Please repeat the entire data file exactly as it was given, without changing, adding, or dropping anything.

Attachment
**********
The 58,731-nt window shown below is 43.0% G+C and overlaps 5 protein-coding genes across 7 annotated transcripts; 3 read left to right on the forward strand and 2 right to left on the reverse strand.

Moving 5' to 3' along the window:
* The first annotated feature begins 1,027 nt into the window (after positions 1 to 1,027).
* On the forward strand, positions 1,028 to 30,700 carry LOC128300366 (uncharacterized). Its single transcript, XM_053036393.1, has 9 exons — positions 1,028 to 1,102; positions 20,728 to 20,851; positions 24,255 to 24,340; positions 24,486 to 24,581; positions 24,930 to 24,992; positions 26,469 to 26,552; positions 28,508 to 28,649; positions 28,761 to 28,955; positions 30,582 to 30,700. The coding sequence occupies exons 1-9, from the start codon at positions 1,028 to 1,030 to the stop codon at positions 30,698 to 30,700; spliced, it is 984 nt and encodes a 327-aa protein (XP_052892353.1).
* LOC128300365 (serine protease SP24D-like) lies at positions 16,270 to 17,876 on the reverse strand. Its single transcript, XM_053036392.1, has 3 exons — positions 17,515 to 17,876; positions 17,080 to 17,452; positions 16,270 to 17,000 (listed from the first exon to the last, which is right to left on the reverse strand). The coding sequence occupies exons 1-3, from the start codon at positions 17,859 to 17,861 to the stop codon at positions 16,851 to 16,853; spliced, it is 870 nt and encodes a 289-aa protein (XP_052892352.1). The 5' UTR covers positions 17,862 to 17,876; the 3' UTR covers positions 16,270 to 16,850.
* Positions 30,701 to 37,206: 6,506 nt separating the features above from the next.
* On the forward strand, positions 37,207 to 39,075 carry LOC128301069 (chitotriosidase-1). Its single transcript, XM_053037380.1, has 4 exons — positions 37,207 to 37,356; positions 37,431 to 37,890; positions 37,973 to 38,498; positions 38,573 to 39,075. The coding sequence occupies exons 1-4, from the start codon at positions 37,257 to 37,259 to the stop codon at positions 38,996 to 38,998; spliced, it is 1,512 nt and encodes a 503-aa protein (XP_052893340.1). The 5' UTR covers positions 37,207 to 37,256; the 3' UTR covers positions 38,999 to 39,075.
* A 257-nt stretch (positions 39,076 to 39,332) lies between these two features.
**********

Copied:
The 58,731-nt window shown below is 43.0% G+C and overlaps 5 protein-coding genes across 7 annotated transcripts; 3 read left to right on the forward strand and 2 right to left on the reverse strand.

Moving 5' to 3' along the window:
* The first annotated feature begins 1,027 nt into the window (after positions 1 to 1,027).
* On the forward strand, positions 1,028 to 30,700 carry LOC128300366 (uncharacterized). Its single transcript, XM_053036393.1, has 9 exons — positions 1,028 to 1,102; positions 20,728 to 20,851; positions 24,255 to 24,340; positions 24,486 to 24,581; positions 24,930 to 24,992; positions 26,469 to 26,552; positions 28,508 to 28,649; positions 28,761 to 28,955; positions 30,582 to 30,700. The coding sequence occupies exons 1-9, from the start codon at positions 1,028 to 1,030 to the stop codon at positions 30,698 to 30,700; spliced, it is 984 nt and encodes a 327-aa protein (XP_052892353.1).
* LOC128300365 (serine protease SP24D-like) lies at positions 16,270 to 17,876 on the reverse strand. Its single transcript, XM_053036392.1, has 3 exons — positions 17,515 to 17,876; positions 17,080 to 17,452; positions 16,270 to 17,000 (listed from the first exon to the last, which is right to left on the reverse strand). The coding sequence occupies exons 1-3, from the start codon at positions 17,859 to 17,861 to the stop codon at positions 16,851 to 16,853; spliced, it is 870 nt and encodes a 289-aa protein (XP_052892352.1). The 5' UTR covers positions 17,862 to 17,876; the 3' UTR covers positions 16,270 to 16,850.
* Positions 30,701 to 37,206: 6,506 nt separating the features above from the next.
* On the forward strand, positions 37,207 to 39,075 carry LOC128301069 (chitotriosidase-1). Its single transcript, XM_053037380.1, has 4 exons — positions 37,207 to 37,356; positions 37,431 to 37,890; positions 37,973 to 38,498; positions 38,573 to 39,075. The coding sequence occupies exons 1-4, from the start codon at positions 37,257 to 37,259 to the stop codon at positions 38,996 to 38,998; spliced, it is 1,512 nt and encodes a 503-aa protein (XP_052893340.1). The 5' UTR covers positions 37,207 to 37,256; the 3' UTR covers positions 38,999 to 39,075.
* A 257-nt stretch (positions 39,076 to 39,332) lies between these two features.